I had a problem when migrating to .net 4.0 that gave the following error when trying to build.

  error MSB3086: Task could not find "LC.exe" using the SdkToolsPath "" or the 
  registry key "HKEY_LOCAL_MACHINE\SOFTWARE\Microsoft\Microsoft SDKs\Windows\v7.0A".

 Make sure the SdkToolsPath is set and the tool exists in the correct processor 
 specific location under the SdkToolsPath and that the Microsoft Windows SDK is

 External Program Failed: C:\windows\microsoft.net\framework\v4.0.30319\MSBuild.exe
 (return code was 1)

The latest version of the microsoft windows sdk is installed on the machine but the version is v7.1. To fix the problem I put the following point the registry key at

   HKEY_LOCAL_MACHINE\SOFTWARE\Microsoft\Microsoft SDKs\Windows\v7.0A\InstallationFolder 
 to C:\Program Files\Microsoft SDKs\Windows\v7.1\. 

This worked however I feel a little dirty about pointing the 7.0A registry key to the 7.1 installation. Does anyone have a better solution to this problem?

  • possible duplicate of MSBuild on TeamCity Server can't find AL.exe – Hans Passant Jul 17 '10 at 1:50
  • I just ran across the same problem. There are a lot of work-arounds on the web, but I can't find a fix either. It would appear that when one installs the Windows SDK version 7.1 after installing VS 2010 the appropriate paths are not updated to point to the new directory. – JonnyBoats Sep 6 '10 at 20:41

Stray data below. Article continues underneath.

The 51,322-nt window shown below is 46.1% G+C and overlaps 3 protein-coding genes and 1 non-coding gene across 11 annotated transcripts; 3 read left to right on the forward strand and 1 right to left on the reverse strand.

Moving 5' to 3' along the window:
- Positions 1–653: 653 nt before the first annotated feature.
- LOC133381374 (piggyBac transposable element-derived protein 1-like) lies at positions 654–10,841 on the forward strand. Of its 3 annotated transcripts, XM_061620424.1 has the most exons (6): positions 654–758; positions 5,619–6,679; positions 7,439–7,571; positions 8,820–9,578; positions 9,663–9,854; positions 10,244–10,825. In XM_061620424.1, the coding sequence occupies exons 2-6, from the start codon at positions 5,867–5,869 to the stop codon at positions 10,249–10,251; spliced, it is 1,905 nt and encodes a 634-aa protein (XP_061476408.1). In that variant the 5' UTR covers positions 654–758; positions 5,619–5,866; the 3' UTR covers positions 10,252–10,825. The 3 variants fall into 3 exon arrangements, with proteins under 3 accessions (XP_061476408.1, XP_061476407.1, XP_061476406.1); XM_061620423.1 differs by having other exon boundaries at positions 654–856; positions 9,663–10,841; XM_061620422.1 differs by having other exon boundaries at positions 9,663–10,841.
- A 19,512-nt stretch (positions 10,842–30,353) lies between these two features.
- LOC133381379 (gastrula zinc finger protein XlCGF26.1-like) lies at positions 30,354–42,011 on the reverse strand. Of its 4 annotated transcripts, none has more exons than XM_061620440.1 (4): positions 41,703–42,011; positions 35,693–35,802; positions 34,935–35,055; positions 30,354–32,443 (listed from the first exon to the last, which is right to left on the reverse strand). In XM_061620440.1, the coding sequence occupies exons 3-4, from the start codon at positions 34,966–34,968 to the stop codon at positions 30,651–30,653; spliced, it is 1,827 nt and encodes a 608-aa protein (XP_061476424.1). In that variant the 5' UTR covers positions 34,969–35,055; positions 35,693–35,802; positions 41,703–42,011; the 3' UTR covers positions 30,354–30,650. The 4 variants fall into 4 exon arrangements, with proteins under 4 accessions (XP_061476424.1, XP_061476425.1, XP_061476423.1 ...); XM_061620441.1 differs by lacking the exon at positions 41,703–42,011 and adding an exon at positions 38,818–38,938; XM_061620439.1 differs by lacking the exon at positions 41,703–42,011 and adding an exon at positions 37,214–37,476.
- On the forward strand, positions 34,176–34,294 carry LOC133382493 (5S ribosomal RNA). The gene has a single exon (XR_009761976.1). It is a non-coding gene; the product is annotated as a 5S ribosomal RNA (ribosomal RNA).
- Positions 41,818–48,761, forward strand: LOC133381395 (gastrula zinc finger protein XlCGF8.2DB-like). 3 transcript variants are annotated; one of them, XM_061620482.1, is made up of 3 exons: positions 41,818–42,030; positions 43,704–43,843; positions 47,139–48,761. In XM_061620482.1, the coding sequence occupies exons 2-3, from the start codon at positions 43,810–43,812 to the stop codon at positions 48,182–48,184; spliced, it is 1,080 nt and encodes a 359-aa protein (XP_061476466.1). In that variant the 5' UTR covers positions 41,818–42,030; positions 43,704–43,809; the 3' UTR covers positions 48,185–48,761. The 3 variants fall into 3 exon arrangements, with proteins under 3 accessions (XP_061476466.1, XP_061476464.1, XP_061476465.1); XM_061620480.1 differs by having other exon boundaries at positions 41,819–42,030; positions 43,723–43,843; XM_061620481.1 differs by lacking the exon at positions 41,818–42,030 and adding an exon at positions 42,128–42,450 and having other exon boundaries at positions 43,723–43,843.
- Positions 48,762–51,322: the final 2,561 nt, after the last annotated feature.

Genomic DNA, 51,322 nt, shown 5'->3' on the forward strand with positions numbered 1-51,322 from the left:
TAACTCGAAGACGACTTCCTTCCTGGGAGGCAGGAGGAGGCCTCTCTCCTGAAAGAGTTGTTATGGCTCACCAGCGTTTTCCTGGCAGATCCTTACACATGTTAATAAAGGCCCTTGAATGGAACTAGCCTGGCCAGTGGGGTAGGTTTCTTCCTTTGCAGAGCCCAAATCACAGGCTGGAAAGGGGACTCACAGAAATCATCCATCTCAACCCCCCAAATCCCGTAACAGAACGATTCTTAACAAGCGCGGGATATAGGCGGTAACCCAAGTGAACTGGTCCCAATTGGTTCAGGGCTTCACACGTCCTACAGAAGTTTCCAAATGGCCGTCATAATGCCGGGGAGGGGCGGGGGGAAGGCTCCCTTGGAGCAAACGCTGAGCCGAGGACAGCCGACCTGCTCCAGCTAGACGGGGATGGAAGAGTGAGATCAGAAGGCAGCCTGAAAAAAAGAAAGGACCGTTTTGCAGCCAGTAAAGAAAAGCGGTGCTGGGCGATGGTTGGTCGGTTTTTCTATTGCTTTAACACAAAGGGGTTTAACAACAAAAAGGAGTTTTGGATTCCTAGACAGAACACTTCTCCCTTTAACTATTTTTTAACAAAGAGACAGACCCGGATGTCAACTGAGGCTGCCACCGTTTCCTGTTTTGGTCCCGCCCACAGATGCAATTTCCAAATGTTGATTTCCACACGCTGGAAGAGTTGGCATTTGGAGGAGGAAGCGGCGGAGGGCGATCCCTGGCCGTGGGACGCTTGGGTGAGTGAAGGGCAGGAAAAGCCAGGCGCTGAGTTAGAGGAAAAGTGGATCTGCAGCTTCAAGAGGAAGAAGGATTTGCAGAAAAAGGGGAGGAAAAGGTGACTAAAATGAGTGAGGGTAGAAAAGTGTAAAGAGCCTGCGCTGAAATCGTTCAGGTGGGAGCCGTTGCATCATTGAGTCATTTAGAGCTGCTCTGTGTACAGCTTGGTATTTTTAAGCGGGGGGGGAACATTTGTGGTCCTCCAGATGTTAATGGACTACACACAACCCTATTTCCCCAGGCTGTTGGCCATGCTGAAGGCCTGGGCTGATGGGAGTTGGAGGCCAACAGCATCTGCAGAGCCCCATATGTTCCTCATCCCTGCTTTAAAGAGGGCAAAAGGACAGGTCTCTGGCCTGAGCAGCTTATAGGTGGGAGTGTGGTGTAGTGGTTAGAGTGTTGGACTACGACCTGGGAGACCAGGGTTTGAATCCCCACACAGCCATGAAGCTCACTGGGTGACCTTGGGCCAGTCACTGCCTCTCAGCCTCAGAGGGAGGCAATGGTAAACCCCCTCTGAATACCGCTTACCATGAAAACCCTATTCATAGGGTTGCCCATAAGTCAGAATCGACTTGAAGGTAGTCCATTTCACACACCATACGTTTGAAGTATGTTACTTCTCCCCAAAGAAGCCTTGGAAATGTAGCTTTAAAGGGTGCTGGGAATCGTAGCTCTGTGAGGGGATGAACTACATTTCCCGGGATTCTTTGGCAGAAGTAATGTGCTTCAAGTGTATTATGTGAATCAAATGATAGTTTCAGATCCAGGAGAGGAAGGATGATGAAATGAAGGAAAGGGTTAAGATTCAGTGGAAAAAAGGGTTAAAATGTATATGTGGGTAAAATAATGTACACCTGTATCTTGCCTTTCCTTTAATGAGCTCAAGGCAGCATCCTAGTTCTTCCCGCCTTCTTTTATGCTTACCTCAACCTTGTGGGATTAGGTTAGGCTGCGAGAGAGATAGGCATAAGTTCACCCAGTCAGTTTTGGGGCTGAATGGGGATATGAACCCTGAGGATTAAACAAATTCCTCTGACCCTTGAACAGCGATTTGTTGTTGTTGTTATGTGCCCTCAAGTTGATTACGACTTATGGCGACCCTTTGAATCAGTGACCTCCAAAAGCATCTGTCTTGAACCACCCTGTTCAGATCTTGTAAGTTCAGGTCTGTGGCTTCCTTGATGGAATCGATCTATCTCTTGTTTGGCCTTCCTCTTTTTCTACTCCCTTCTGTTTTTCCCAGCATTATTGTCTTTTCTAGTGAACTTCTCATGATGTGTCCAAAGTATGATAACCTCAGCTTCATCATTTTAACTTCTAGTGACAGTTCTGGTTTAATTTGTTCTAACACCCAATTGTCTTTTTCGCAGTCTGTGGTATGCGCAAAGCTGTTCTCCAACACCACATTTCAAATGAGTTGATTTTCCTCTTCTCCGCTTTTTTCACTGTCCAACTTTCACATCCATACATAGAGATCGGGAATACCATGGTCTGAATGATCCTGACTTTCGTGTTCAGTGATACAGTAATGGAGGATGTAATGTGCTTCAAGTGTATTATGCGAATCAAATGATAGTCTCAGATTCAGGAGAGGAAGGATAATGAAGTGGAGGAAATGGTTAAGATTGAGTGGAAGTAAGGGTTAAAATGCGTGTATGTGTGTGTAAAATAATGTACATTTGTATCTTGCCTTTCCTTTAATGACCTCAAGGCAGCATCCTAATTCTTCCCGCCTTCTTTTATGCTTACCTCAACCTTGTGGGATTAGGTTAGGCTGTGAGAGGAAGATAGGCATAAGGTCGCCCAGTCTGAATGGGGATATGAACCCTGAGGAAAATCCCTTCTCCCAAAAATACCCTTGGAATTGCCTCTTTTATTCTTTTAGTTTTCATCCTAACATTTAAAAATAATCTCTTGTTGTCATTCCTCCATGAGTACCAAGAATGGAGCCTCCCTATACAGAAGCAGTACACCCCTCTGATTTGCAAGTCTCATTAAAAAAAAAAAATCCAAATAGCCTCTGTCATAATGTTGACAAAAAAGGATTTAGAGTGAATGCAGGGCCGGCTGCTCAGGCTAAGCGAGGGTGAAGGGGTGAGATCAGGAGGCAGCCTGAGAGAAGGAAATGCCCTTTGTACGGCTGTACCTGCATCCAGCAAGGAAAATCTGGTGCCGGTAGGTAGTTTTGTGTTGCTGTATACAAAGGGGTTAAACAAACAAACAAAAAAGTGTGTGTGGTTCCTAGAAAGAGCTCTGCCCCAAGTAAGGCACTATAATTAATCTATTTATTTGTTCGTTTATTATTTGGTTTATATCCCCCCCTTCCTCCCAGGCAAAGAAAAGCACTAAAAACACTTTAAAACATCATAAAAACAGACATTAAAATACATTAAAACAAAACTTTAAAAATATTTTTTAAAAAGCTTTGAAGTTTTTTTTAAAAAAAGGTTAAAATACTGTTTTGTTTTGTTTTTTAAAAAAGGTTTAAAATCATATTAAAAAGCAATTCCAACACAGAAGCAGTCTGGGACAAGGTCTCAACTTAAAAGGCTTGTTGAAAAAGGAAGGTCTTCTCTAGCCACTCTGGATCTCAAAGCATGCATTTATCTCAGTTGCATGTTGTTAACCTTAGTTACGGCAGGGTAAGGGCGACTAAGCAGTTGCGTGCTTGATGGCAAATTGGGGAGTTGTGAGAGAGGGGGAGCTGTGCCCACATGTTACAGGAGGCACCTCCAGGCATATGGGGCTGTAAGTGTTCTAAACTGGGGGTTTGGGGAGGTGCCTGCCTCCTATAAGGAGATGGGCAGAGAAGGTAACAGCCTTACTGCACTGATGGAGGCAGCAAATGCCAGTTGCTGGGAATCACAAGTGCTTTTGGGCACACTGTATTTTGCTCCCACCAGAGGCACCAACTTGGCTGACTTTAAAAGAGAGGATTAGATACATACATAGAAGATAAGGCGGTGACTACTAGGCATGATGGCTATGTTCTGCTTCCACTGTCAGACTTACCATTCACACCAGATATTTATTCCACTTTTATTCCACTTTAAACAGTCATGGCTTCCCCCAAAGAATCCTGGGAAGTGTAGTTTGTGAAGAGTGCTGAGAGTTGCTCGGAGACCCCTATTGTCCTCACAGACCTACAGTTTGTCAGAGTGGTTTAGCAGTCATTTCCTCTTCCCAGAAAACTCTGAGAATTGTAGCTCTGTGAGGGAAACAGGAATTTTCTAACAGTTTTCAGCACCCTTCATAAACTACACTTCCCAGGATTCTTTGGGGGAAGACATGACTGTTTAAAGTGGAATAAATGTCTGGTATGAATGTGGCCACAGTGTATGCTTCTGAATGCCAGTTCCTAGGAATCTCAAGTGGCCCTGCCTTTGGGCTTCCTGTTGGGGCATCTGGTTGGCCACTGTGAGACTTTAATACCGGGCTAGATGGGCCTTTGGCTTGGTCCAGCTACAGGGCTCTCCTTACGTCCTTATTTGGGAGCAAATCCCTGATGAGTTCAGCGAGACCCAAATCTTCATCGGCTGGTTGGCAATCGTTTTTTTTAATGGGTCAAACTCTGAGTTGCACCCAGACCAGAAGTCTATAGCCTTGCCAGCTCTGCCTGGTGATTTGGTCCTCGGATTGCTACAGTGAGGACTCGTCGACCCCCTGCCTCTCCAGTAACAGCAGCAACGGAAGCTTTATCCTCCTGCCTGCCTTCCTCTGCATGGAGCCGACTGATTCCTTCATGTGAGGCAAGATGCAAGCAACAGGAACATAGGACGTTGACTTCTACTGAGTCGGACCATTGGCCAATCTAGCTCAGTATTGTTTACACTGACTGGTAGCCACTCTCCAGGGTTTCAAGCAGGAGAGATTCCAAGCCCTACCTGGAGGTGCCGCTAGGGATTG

Take a look at: Running MSBuild fails to read SDKToolsPath

In one of the answers Simmo suggested seting the default version of the SDK to be 7.1. Version 7.1 of the Windows SDK is newer than the version shipped with Visual Studio 2010 (which is 7.0a). LC.exe is included with 7.1 and once you use WindowsSdkVer.exe to make 7.1 the default version, everything runs fine.

Two minor quirks however: 1) WindowsSdkVer.exe allows you to choose from VS 2005 and VS 2008 but it does not list VS 2010. I simply set the default version for VS 2008 and it worked in 2010.

2) WindowsSdkVer.exe -version:v7.1 did not work for me but WindowsSdkVer.exe without any arguments did, it brought up a windows interface.


I just had this problem and it was because our build server uses VS 2010 to build and I had opened AND modified my solution in VS 2015.

The .sln file's header went from:

Microsoft Visual Studio Solution File, Format Version 11.00
# Visual Studio 2010


Microsoft Visual Studio Solution File, Format Version 12.00
# Visual Studio 14
VisualStudioVersion = 14.0.24720.0
MinimumVisualStudioVersion = 10.0.40219.1

Apparently this is enough to make tfs (2010 and using visual studio 2010) to want to look for a later version of the sdk tools (which are not installed, in this case v8.0A).

Setting the header in the *.sln file back to the VS 2010 version solved my problem.

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